The C. Everett Koop Papers are held by the National Library of Medicine (NLM) and hold fascinating reminiscences of his career, as well as hand-written speeches given during the beginning of the AIDS epidemic.
From his NLM biography:
After a 35-year career as an internationally acclaimed pediatric surgeon, during the 1980s C. Everett Koop turned a federal office with a minimal budget and staff, the office of the U.S. Surgeon General, into the most authoritative platform from which to educate the nation on matters of health promotion, disease prevention, and emerging health threats. Guided by his evangelical Christian faith and his professional commitment to saving the lives of newborns, Koop became an outspoken opponent of abortion and, as such, a favorite of political conservatives; yet the positions he took as U.S. Surgeon General on smoking, domestic violence, disability rights, and, most urgently, AIDS, alienated him from his conservative supporters and demonstrated that the politics of public health in the 1980s followed a long-standing pattern of controversy over government authority and individual liberty.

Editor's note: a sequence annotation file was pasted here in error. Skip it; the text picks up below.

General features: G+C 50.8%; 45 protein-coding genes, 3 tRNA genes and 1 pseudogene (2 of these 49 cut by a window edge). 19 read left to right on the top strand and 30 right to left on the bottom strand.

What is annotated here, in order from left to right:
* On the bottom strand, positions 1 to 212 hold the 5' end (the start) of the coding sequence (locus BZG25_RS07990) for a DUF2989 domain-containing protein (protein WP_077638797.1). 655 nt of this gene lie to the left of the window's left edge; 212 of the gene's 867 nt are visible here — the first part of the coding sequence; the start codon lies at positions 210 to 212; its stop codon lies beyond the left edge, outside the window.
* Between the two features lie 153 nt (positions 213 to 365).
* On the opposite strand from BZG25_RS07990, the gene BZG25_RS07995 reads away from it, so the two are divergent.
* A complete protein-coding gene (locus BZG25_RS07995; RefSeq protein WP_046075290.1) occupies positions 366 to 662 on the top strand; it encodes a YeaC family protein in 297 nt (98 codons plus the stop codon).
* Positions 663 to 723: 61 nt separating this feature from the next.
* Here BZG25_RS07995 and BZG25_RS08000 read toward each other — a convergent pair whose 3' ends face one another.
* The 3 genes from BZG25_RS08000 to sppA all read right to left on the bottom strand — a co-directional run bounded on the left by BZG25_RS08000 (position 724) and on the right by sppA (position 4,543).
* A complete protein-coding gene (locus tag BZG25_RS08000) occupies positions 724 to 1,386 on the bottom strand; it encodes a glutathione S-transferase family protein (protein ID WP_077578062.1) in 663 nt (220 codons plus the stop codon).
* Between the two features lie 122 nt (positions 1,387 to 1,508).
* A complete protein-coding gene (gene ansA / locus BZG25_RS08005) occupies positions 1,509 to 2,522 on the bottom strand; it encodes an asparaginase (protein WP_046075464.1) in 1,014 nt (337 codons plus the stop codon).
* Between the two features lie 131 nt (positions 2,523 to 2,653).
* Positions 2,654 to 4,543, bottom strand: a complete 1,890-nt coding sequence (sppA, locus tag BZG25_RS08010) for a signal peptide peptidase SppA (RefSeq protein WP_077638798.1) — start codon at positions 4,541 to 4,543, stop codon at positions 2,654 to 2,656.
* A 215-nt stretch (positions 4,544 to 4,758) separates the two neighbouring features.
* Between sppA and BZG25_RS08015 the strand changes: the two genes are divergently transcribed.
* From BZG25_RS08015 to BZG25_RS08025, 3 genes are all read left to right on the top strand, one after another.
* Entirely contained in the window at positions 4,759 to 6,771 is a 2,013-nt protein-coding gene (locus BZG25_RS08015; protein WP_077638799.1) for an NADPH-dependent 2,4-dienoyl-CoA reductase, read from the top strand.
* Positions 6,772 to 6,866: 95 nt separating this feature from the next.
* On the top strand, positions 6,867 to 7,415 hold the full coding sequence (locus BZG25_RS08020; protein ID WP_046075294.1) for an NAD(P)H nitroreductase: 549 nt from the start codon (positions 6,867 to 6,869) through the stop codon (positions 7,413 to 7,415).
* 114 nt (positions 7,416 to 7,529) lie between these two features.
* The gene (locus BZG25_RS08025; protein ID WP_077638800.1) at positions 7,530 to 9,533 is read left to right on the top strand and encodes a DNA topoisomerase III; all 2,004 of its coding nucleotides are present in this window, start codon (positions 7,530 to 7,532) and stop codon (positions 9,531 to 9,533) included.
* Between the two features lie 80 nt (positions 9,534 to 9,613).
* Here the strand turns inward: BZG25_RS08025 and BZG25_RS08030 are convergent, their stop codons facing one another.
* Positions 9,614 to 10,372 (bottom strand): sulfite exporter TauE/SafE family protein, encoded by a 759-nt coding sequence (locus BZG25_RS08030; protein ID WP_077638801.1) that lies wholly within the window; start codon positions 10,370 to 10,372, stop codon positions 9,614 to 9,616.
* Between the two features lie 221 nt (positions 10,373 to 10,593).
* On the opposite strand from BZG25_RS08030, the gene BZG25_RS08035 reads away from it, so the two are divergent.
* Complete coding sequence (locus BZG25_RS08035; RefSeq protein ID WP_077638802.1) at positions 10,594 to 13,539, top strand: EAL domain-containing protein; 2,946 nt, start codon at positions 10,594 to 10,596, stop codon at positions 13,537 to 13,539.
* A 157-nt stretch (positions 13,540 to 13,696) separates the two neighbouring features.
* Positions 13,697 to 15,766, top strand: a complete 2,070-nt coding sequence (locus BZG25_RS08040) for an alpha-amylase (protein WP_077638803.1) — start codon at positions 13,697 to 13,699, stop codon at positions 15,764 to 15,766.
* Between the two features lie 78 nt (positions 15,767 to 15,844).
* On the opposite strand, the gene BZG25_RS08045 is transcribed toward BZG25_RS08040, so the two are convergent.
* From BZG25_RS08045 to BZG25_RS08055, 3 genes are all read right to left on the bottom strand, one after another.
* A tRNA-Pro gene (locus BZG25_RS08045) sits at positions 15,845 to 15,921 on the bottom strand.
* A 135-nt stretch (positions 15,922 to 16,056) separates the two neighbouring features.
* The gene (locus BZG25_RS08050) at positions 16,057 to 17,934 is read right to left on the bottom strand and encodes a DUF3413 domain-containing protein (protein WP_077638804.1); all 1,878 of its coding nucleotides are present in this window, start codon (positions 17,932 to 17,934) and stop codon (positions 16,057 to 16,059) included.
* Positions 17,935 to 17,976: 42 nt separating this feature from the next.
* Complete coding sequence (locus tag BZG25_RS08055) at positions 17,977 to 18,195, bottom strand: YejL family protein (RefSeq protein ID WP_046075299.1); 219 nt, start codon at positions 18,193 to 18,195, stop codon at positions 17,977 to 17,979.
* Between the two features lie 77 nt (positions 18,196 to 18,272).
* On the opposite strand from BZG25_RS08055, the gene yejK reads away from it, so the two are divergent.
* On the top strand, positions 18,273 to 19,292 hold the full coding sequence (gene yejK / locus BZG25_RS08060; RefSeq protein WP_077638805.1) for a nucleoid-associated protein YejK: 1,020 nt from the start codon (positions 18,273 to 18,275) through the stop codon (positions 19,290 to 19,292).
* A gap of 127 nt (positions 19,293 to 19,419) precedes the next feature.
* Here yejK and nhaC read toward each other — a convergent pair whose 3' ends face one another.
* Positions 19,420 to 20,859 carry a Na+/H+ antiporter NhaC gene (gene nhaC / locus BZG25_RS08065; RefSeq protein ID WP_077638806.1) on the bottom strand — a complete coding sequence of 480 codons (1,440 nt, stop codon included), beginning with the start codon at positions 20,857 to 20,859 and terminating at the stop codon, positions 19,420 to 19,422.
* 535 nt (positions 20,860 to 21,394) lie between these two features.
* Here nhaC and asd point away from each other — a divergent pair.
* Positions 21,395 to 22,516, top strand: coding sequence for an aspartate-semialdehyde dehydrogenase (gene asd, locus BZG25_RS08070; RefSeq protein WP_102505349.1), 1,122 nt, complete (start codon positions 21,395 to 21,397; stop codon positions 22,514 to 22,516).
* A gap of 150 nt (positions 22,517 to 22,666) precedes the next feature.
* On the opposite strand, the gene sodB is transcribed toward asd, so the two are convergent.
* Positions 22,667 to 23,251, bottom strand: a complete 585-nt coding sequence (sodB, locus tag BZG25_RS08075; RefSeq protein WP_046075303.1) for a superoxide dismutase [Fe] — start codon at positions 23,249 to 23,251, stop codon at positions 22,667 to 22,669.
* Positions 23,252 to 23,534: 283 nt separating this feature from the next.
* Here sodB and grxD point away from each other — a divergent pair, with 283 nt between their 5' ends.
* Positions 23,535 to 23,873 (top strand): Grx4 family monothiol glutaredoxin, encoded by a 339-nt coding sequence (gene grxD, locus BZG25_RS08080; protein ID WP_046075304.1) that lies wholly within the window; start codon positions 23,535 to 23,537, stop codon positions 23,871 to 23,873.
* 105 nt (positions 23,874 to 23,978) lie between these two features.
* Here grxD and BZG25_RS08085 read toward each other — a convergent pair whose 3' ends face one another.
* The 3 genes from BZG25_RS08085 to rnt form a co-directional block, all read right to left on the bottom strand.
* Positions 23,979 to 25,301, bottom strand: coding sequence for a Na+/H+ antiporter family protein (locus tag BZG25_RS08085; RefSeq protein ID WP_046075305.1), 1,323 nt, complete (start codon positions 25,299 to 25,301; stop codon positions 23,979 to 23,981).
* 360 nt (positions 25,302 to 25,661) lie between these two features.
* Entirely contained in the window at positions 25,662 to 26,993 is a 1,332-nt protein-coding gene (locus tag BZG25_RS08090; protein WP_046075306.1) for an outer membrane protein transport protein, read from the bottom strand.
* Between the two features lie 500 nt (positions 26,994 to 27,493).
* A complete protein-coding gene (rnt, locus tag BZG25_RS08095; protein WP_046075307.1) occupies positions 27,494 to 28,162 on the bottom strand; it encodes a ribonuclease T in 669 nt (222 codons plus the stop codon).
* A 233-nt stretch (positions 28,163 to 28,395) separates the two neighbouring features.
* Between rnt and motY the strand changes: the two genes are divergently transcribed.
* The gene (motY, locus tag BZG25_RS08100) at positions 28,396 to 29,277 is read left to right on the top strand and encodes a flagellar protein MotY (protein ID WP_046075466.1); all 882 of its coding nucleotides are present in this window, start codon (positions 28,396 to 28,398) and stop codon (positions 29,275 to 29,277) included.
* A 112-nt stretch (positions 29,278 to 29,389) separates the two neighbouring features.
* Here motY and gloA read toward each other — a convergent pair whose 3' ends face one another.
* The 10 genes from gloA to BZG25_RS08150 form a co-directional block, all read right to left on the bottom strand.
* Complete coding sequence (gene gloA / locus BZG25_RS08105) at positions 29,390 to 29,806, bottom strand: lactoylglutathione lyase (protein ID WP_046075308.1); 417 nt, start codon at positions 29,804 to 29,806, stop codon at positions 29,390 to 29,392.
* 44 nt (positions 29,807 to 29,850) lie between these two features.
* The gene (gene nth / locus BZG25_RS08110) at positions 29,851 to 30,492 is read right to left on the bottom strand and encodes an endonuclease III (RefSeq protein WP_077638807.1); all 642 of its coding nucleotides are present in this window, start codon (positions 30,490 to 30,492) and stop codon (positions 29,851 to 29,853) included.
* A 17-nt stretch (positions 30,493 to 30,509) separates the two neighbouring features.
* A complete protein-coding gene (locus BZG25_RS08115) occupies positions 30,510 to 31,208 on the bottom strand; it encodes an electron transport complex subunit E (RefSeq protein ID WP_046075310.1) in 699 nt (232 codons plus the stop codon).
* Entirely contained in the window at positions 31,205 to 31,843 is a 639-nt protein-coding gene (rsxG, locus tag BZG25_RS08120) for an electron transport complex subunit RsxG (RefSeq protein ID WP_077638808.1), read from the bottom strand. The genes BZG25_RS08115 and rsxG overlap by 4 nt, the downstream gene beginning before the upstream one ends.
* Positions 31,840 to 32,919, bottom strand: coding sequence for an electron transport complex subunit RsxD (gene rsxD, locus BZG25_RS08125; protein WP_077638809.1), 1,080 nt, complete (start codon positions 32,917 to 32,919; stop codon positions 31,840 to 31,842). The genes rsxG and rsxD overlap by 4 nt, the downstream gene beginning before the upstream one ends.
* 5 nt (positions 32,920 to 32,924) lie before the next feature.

He continued to be active in healthcare issues after his professional service ended. In 2008, giving an interview about the state of our national healthcare system, he stated,
“Health care should be universal. The person with the poorest financial background should be entitled to the same care a millionaire can receive. We may not be able to change the circumstances that made a person poverty-stricken, but by grace we should provide the equal care.”